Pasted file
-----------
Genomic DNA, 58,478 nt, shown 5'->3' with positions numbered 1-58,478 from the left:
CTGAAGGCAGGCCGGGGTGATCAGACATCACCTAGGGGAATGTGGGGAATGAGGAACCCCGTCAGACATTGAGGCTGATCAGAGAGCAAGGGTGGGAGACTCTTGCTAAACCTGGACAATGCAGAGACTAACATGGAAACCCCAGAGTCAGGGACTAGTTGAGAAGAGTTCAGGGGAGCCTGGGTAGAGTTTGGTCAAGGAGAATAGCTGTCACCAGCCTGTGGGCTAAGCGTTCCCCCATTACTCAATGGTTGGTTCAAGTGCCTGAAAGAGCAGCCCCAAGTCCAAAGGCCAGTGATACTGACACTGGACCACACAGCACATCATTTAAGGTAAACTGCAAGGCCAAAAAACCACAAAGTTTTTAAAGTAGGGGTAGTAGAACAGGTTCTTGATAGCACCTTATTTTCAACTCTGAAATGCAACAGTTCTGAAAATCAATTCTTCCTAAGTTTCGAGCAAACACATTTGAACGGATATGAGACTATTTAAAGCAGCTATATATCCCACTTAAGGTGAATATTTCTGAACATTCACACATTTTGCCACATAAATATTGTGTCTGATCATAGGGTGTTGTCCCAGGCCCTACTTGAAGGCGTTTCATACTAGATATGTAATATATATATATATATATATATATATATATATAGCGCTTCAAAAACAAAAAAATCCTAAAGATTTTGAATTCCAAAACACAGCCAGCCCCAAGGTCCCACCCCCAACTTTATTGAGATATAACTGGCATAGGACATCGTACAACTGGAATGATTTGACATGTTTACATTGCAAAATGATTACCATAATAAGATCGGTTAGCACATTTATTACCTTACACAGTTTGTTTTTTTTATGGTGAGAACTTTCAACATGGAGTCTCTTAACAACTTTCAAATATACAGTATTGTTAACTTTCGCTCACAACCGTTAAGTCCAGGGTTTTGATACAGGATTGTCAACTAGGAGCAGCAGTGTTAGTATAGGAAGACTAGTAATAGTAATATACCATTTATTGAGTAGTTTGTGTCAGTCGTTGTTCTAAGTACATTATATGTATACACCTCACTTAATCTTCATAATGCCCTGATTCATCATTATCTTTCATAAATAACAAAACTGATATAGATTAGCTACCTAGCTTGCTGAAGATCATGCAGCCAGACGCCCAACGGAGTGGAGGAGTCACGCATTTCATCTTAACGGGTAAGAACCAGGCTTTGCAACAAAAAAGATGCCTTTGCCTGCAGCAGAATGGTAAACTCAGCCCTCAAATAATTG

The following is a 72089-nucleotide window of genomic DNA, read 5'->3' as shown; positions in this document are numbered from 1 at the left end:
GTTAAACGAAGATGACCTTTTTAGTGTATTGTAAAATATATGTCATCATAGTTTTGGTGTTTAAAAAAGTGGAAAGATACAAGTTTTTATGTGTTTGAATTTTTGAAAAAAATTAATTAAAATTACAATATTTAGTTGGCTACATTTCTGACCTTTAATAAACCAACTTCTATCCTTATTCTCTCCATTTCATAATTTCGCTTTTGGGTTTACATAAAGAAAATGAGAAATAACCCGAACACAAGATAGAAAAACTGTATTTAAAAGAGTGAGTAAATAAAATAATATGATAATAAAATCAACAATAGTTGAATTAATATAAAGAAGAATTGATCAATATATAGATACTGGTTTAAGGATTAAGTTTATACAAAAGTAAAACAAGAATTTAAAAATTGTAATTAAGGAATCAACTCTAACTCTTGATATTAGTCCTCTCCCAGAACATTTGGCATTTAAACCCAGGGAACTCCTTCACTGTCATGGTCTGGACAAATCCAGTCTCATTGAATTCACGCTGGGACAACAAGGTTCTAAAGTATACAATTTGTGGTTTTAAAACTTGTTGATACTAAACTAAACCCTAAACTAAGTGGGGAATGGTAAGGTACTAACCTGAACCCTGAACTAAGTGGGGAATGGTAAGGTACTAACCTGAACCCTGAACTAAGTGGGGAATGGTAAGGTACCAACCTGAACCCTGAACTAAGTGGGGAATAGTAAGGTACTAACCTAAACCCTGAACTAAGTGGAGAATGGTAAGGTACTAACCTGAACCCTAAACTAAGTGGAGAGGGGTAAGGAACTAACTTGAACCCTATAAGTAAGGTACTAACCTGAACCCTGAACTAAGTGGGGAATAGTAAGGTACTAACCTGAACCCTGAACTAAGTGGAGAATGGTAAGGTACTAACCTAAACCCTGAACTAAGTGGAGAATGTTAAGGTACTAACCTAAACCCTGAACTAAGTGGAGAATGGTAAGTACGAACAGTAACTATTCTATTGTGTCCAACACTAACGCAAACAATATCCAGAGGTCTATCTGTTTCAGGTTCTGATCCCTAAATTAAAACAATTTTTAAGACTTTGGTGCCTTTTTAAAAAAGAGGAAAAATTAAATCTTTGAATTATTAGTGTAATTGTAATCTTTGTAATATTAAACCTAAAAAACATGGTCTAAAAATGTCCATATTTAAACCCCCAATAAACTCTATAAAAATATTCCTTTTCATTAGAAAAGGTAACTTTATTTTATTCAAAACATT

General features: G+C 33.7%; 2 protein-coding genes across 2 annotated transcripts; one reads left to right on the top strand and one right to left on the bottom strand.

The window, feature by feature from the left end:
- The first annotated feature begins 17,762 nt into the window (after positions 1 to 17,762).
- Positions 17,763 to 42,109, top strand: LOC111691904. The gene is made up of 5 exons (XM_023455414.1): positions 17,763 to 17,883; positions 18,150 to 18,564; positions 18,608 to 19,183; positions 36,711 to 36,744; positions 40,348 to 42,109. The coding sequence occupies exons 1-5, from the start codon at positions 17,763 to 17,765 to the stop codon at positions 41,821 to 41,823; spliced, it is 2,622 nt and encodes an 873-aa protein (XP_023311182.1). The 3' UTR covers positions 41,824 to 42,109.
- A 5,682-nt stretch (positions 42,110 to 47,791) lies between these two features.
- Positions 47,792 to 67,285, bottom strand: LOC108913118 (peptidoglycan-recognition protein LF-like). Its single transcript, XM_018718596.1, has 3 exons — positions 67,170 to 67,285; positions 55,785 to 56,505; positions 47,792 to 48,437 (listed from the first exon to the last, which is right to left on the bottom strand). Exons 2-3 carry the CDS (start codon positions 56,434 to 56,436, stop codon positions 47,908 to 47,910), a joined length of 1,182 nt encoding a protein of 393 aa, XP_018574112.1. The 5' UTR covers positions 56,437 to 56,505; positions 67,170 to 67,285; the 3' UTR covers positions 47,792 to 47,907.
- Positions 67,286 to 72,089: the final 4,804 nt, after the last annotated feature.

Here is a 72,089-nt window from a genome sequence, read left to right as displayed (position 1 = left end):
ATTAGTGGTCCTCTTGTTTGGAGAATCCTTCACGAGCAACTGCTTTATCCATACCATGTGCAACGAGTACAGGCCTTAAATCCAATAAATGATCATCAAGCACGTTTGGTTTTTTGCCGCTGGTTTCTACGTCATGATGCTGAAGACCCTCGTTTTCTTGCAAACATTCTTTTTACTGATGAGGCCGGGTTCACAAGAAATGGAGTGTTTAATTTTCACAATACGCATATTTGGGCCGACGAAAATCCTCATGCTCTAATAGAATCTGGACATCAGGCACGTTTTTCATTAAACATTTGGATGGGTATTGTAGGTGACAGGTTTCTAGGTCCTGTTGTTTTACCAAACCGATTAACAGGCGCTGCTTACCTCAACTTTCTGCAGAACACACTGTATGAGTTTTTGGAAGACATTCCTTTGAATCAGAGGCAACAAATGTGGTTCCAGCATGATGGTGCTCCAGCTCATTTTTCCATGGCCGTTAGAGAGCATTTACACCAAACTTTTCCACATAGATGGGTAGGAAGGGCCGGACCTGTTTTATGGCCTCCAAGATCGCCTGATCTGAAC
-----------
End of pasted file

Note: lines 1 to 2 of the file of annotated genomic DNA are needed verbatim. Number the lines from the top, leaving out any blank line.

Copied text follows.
Genomic DNA, 58,478 nt, shown 5'->3' with positions numbered 1-58,478 from the left:
CTGAAGGCAGGCCGGGGTGATCAGACATCACCTAGGGGAATGTGGGGAATGAGGAACCCCGTCAGACATTGAGGCTGATCAGAGAGCAAGGGTGGGAGACTCTTGCTAAACCTGGACAATGCAGAGACTAACATGGAAACCCCAGAGTCAGGGACTAGTTGAGAAGAGTTCAGGGGAGCCTGGGTAGAGTTTGGTCAAGGAGAATAGCTGTCACCAGCCTGTGGGCTAAGCGTTCCCCCATTACTCAATGGTTGGTTCAAGTGCCTGAAAGAGCAGCCCCAAGTCCAAAGGCCAGTGATACTGACACTGGACCACACAGCACATCATTTAAGGTAAACTGCAAGGCCAAAAAACCACAAAGTTTTTAAAGTAGGGGTAGTAGAACAGGTTCTTGATAGCACCTTATTTTCAACTCTGAAATGCAACAGTTCTGAAAATCAATTCTTCCTAAGTTTCGAGCAAACACATTTGAACGGATATGAGACTATTTAAAGCAGCTATATATCCCACTTAAGGTGAATATTTCTGAACATTCACACATTTTGCCACATAAATATTGTGTCTGATCATAGGGTGTTGTCCCAGGCCCTACTTGAAGGCGTTTCATACTAGATATGTAATATATATATATATATATATATATATATATATAGCGCTTCAAAAACAAAAAAATCCTAAAGATTTTGAATTCCAAAACACAGCCAGCCCCAAGGTCCCACCCCCAACTTTATTGAGATATAACTGGCATAGGACATCGTACAACTGGAATGATTTGACATGTTTACATTGCAAAATGATTACCATAATAAGATCGGTTAGCACATTTATTACCTTACACAGTTTGTTTTTTTTATGGTGAGAACTTTCAACATGGAGTCTCTTAACAACTTTCAAATATACAGTATTGTTAACTTTCGCTCACAACCGTTAAGTCCAGGGTTTTGATACAGGATTGTCAACTAGGAGCAGCAGTGTTAGTATAGGAAGACTAGTAATAGTAATATACCATTTATTGAGTAGTTTGTGTCAGTCGTTGTTCTAAGTACATTATATGTATACACCTCACTTAATCTTCATAATGCCCTGATTCATCATTATCTTTCATAAATAACAAAACTGATATAGATTAGCTACCTAGCTTGCTGAAGATCATGCAGCCAGACGCCCAACGGAGTGGAGGAGTCACGCATTTCATCTTAACGGGTAAGAACCAGGCTTTGCAACAAAAAAGATGCCTTTGCCTGCAGCAGAATGGTAAACTCAGCCCTCAAATAATTG